11A.6 Quantifying Information Content of GNSS Radio Occultation Observations from Spire Global CubeSats

Wednesday, 6 June 2018: 5:15 PM
Colorado A (Grand Hyatt Denver)
Dusanka Zupanski, Spire Global, Inc., Boulder, CO; and R. Stefanescu, R. McKeown, T. Brown, C. holt, and A. E. MacDonald

Multiple studies have shown that incorporating Global Navigation Satellite System (GNSS) Radio Occultation (RO) observations into data assimilation systems has a significant positive impact on the forecast results. Due to their low-cost and rapid deployment, emerging Low Earth Orbit (LEO) CubeSats are poised to dramatically increase the availability of new observations and GNSS RO benefits. An important question that needs an answer is whether the new CubeSats can provide data equivalent in quality and impact as that collected by more traditional satellites, COSMIC, MetOp, GRACE and CHAMP. To answer this question, Spire Global, Inc., is collecting, processing, assimilating and validating its own GNSS RO data. We also participate in third-party RO data evaluation projects, such as the NOAA Commercial Weather Data Pilot (CWDP) project, which was successfully completed in April 2017.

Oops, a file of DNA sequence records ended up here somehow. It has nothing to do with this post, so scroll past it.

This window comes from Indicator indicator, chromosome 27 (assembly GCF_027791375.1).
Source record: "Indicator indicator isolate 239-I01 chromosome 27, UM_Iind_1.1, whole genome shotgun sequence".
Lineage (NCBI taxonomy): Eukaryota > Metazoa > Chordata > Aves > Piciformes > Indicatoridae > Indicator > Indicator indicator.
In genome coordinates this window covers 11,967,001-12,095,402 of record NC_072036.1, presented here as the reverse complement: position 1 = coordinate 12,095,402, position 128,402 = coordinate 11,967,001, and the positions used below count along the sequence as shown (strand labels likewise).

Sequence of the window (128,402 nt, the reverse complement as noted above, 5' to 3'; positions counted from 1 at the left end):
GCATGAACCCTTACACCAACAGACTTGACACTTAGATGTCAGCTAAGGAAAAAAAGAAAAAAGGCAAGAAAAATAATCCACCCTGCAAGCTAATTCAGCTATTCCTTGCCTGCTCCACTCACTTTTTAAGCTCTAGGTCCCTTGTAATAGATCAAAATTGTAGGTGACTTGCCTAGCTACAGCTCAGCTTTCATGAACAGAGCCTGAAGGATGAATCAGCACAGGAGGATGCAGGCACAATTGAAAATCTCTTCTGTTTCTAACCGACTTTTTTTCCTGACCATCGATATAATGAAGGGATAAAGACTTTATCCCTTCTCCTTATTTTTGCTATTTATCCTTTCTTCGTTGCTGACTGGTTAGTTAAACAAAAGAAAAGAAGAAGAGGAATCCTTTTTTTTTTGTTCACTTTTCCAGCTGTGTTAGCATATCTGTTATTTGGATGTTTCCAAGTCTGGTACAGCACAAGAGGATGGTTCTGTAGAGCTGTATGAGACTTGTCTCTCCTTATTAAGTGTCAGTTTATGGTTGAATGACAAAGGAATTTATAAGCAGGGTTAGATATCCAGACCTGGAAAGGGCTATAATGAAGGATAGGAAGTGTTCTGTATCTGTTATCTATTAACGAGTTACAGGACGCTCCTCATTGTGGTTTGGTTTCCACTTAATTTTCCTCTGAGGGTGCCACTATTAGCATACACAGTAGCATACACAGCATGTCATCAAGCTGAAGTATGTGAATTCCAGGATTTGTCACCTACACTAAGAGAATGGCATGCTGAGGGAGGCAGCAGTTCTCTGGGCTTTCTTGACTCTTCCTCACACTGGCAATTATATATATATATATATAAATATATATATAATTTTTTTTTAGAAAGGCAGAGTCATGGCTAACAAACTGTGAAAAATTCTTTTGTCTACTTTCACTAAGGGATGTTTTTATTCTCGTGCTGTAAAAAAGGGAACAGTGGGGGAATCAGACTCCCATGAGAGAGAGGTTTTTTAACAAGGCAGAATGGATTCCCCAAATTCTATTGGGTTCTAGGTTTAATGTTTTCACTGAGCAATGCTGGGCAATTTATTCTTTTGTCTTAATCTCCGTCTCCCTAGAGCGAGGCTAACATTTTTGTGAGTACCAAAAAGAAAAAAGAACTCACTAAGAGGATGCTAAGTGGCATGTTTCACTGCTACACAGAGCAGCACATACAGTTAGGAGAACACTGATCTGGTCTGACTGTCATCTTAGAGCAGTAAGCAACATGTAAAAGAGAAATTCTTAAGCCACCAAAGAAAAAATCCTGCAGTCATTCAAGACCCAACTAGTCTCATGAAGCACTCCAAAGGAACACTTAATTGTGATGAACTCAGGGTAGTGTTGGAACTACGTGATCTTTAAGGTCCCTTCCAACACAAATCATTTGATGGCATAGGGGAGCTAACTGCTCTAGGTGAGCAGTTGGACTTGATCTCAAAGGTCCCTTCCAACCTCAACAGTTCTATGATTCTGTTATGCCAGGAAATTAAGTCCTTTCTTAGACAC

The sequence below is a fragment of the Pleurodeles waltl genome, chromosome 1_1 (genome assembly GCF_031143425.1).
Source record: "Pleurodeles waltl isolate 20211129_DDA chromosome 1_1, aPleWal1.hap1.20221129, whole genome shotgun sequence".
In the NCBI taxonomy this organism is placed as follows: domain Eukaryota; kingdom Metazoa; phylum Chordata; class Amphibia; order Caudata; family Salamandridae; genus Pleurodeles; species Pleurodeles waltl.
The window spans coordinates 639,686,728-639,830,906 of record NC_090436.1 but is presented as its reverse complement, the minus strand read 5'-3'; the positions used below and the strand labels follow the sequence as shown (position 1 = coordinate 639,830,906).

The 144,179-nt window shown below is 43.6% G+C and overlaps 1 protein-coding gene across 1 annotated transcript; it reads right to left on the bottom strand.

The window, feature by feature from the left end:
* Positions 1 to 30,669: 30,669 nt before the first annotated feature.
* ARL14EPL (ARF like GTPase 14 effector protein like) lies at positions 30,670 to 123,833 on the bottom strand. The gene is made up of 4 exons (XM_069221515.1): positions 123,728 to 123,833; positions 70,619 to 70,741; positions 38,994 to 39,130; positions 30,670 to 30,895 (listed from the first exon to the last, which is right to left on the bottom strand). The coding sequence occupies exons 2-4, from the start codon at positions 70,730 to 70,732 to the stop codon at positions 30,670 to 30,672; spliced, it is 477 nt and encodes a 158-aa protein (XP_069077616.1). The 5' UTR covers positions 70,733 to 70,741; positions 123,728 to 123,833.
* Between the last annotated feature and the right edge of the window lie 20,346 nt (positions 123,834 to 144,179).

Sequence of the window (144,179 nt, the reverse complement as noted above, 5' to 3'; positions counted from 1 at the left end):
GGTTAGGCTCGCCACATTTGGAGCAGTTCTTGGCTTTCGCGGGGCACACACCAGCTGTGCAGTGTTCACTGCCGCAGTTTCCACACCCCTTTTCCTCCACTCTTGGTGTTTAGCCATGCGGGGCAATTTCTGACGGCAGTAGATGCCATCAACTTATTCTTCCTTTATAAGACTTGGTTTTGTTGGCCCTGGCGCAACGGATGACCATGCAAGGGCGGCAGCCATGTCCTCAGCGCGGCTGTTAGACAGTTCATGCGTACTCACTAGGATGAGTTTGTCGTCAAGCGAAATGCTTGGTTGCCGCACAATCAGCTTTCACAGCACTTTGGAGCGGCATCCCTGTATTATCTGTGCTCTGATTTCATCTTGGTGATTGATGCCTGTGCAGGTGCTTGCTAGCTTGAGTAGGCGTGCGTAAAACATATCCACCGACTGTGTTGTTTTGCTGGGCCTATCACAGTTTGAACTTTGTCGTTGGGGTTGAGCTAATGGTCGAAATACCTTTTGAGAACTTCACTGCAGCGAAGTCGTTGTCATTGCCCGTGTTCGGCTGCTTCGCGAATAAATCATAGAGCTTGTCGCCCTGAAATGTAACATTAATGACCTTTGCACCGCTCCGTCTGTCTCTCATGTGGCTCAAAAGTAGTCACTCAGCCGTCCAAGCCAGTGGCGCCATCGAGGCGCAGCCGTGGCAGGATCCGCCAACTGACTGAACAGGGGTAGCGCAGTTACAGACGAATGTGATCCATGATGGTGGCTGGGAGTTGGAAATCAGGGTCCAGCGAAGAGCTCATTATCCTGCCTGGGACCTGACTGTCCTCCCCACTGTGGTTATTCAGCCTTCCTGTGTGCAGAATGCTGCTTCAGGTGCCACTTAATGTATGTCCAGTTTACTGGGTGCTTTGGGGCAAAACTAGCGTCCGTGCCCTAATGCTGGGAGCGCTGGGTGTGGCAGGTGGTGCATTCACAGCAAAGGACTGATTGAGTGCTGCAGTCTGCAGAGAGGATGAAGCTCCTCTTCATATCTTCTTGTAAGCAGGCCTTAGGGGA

In this presentation we evaluate Spire RO data by means of information content analysis in order to answer the following: (1) Is the information content of the Spire RO data comparable to the information content of other GNSS RO data (e.g., from COSMIC, MetOPA and MetOpB instruments)? (2) In which weather situations and geographic domains does the Spire RO data bring the most information?

The results will be presented and evaluated in terms of globally varying, flow-dependent degrees of freedom for signal (DFS), employing Maximum Likelihood Ensemble Filter (MLEF) data assimilation approach and a global forecast model. Advantages of flow-dependent (vs. static) DFS will also be evaluated and discussed.

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